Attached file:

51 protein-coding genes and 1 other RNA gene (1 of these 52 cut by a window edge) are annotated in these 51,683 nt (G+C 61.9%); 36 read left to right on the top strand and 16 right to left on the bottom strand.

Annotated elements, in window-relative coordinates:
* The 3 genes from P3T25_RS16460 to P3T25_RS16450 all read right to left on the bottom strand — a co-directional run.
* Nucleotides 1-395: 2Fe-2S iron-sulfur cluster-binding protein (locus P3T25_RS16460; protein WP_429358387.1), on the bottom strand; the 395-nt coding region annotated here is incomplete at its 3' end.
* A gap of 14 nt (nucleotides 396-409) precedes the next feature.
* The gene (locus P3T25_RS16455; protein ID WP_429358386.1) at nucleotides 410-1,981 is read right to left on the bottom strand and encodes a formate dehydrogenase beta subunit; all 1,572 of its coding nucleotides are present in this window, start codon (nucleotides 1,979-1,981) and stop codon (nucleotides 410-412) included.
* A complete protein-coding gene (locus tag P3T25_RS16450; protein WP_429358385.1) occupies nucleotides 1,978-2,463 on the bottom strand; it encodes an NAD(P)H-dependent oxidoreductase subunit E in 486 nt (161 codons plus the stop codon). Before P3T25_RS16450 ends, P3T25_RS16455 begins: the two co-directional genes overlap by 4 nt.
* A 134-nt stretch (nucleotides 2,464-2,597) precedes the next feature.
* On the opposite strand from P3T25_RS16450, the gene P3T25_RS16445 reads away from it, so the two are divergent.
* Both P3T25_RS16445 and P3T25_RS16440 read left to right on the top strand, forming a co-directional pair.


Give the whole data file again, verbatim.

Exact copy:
51 protein-coding genes and 1 other RNA gene (1 of these 52 cut by a window edge) are annotated in these 51,683 nt (G+C 61.9%); 36 read left to right on the top strand and 16 right to left on the bottom strand.

Annotated elements, in window-relative coordinates:
* The 3 genes from P3T25_RS16460 to P3T25_RS16450 all read right to left on the bottom strand — a co-directional run.
* Nucleotides 1-395: 2Fe-2S iron-sulfur cluster-binding protein (locus P3T25_RS16460; protein WP_429358387.1), on the bottom strand; the 395-nt coding region annotated here is incomplete at its 3' end.
* A gap of 14 nt (nucleotides 396-409) precedes the next feature.
* The gene (locus P3T25_RS16455; protein ID WP_429358386.1) at nucleotides 410-1,981 is read right to left on the bottom strand and encodes a formate dehydrogenase beta subunit; all 1,572 of its coding nucleotides are present in this window, start codon (nucleotides 1,979-1,981) and stop codon (nucleotides 410-412) included.
* A complete protein-coding gene (locus tag P3T25_RS16450; protein WP_429358385.1) occupies nucleotides 1,978-2,463 on the bottom strand; it encodes an NAD(P)H-dependent oxidoreductase subunit E in 486 nt (161 codons plus the stop codon). Before P3T25_RS16450 ends, P3T25_RS16455 begins: the two co-directional genes overlap by 4 nt.
* A 134-nt stretch (nucleotides 2,464-2,597) precedes the next feature.
* On the opposite strand from P3T25_RS16450, the gene P3T25_RS16445 reads away from it, so the two are divergent.
* Both P3T25_RS16445 and P3T25_RS16440 read left to right on the top strand, forming a co-directional pair.